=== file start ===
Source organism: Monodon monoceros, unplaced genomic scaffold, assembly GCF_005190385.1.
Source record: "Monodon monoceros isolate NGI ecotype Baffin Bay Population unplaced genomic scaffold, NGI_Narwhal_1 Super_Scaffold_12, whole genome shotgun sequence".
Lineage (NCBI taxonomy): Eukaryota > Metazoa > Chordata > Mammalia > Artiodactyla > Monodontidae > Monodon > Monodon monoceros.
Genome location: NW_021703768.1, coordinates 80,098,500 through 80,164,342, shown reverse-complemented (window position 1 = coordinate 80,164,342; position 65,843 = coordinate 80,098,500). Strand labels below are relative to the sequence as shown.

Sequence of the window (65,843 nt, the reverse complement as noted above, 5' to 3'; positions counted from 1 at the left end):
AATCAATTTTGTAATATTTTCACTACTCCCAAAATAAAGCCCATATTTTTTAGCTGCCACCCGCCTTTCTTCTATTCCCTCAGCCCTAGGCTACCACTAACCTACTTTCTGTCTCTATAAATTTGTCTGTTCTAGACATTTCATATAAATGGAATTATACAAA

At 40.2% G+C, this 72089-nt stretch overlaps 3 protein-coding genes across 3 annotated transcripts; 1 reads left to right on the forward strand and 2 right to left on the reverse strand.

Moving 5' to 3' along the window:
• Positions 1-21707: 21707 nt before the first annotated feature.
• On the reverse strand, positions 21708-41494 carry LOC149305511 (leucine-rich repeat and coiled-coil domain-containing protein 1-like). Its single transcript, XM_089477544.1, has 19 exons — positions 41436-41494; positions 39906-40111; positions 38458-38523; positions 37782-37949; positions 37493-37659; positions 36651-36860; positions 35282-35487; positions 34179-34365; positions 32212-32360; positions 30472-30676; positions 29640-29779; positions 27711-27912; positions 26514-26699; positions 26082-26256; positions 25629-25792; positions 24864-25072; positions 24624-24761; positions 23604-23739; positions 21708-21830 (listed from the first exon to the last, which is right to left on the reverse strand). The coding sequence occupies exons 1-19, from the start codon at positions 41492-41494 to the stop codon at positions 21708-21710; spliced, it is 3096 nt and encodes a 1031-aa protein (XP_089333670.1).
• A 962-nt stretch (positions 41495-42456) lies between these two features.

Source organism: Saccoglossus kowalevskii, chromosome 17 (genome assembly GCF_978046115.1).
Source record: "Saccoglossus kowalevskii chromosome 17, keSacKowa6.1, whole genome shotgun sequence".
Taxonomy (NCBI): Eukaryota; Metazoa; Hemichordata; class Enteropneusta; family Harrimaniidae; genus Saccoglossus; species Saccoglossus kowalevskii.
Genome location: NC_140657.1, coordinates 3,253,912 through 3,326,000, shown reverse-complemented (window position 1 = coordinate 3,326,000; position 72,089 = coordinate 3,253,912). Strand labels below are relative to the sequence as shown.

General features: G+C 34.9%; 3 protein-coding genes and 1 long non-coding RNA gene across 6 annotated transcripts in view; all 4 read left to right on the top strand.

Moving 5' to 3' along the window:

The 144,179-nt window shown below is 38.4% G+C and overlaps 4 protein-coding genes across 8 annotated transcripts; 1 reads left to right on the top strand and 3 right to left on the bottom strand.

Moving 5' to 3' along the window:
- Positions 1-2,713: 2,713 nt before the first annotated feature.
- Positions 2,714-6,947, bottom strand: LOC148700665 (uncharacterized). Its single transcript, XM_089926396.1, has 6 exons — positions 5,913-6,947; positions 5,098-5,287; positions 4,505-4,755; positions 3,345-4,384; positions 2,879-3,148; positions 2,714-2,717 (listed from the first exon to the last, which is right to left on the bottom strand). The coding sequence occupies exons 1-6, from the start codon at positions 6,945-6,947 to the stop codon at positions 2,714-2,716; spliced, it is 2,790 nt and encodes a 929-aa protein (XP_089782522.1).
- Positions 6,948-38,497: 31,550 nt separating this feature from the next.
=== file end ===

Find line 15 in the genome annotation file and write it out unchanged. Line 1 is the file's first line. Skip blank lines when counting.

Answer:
Genome location: NC_140657.1, coordinates 3,253,912 through 3,326,000, shown reverse-complemented (window position 1 = coordinate 3,326,000; position 72,089 = coordinate 3,253,912). Strand labels below are relative to the sequence as shown.